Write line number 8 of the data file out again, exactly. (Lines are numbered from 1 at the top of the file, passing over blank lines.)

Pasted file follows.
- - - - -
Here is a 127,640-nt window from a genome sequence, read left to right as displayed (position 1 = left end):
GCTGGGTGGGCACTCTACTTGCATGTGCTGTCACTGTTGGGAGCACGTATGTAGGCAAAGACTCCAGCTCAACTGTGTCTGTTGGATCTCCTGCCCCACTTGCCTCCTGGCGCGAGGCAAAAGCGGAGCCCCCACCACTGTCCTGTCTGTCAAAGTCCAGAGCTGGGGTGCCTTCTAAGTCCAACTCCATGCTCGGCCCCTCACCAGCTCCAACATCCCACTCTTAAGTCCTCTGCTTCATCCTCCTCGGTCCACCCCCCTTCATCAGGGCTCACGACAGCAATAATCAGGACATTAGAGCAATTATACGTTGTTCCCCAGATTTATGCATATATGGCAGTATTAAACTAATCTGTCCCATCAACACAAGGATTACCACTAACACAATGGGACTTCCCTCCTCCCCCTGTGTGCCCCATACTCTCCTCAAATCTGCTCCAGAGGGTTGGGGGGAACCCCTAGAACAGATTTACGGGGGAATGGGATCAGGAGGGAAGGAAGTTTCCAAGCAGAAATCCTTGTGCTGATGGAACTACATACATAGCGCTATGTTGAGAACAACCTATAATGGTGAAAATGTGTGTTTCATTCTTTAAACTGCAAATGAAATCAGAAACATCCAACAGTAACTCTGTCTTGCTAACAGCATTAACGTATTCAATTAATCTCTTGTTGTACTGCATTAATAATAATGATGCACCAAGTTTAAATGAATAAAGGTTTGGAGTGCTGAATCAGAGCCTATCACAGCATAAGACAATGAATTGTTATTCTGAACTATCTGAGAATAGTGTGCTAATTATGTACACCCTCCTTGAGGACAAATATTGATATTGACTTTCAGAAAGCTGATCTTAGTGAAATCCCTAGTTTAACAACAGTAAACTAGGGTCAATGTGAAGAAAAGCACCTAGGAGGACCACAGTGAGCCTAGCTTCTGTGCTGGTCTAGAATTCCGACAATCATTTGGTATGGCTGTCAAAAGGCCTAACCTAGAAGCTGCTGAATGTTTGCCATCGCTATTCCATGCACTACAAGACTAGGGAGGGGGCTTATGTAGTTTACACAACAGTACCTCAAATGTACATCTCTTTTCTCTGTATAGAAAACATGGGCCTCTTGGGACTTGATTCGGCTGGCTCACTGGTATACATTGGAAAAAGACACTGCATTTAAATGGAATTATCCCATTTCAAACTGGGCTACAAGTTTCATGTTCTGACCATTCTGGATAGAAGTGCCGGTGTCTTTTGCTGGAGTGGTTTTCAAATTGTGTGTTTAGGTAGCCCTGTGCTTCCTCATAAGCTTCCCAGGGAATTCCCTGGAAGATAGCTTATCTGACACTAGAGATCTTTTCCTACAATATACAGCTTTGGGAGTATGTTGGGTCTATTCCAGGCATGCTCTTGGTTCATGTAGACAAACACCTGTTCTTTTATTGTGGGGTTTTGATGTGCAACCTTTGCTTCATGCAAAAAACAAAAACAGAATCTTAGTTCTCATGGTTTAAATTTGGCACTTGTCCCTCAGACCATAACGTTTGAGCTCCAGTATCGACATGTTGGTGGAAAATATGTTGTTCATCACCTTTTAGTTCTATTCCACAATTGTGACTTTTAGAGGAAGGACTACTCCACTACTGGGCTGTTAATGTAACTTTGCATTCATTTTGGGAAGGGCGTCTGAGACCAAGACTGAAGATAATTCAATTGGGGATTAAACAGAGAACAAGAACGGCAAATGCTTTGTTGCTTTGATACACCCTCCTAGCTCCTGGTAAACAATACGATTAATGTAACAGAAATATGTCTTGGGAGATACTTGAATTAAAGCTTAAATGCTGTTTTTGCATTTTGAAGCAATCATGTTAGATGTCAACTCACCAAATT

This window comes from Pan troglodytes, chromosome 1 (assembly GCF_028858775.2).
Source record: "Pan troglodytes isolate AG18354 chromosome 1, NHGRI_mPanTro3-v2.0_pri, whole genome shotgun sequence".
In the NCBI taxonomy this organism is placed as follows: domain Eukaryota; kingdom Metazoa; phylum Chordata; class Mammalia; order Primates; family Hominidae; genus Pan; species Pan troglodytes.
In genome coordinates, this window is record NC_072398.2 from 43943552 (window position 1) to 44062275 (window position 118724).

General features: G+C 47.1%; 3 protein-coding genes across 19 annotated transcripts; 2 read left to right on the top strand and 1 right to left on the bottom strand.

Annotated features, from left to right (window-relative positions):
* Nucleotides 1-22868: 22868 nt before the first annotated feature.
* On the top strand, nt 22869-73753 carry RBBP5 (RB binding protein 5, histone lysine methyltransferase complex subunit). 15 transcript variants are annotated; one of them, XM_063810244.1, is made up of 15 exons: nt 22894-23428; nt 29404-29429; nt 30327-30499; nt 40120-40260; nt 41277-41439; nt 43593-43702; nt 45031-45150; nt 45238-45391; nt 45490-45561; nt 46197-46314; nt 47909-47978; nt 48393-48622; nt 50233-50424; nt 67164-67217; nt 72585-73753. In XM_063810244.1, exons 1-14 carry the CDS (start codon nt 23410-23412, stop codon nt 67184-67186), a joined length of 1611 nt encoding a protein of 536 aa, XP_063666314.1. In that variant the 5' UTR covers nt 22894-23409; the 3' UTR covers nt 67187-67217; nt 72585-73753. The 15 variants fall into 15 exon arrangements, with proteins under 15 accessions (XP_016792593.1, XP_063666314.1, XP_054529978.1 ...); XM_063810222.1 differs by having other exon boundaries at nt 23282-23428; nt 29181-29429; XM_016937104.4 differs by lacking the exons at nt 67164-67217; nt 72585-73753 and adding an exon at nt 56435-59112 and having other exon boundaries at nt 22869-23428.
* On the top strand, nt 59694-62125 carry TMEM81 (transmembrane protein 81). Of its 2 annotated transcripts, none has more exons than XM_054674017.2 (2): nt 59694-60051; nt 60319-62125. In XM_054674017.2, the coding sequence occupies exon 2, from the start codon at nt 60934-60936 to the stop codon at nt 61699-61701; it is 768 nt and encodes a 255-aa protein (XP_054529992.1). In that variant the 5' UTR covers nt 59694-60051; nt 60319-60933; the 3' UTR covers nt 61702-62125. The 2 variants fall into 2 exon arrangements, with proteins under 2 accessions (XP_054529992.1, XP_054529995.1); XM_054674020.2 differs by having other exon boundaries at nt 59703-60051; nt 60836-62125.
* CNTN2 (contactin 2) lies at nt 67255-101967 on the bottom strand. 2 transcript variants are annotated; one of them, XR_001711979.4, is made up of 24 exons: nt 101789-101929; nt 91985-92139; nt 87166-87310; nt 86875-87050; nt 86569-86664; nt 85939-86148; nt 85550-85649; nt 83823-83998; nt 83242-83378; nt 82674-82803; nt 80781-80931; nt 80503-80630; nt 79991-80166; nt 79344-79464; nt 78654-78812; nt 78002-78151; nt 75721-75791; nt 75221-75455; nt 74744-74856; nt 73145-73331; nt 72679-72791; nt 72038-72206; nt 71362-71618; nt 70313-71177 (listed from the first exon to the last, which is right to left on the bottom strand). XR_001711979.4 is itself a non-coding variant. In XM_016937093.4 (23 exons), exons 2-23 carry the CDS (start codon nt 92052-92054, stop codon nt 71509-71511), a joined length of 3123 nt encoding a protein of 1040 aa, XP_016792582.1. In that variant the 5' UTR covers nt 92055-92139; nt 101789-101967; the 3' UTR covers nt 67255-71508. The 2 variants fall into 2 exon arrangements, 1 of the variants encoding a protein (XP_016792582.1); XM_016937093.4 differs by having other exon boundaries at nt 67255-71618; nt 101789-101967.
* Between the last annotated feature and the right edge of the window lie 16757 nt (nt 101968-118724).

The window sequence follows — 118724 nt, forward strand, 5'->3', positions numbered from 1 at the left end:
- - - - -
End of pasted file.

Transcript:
Annotated features, from left to right (window-relative positions):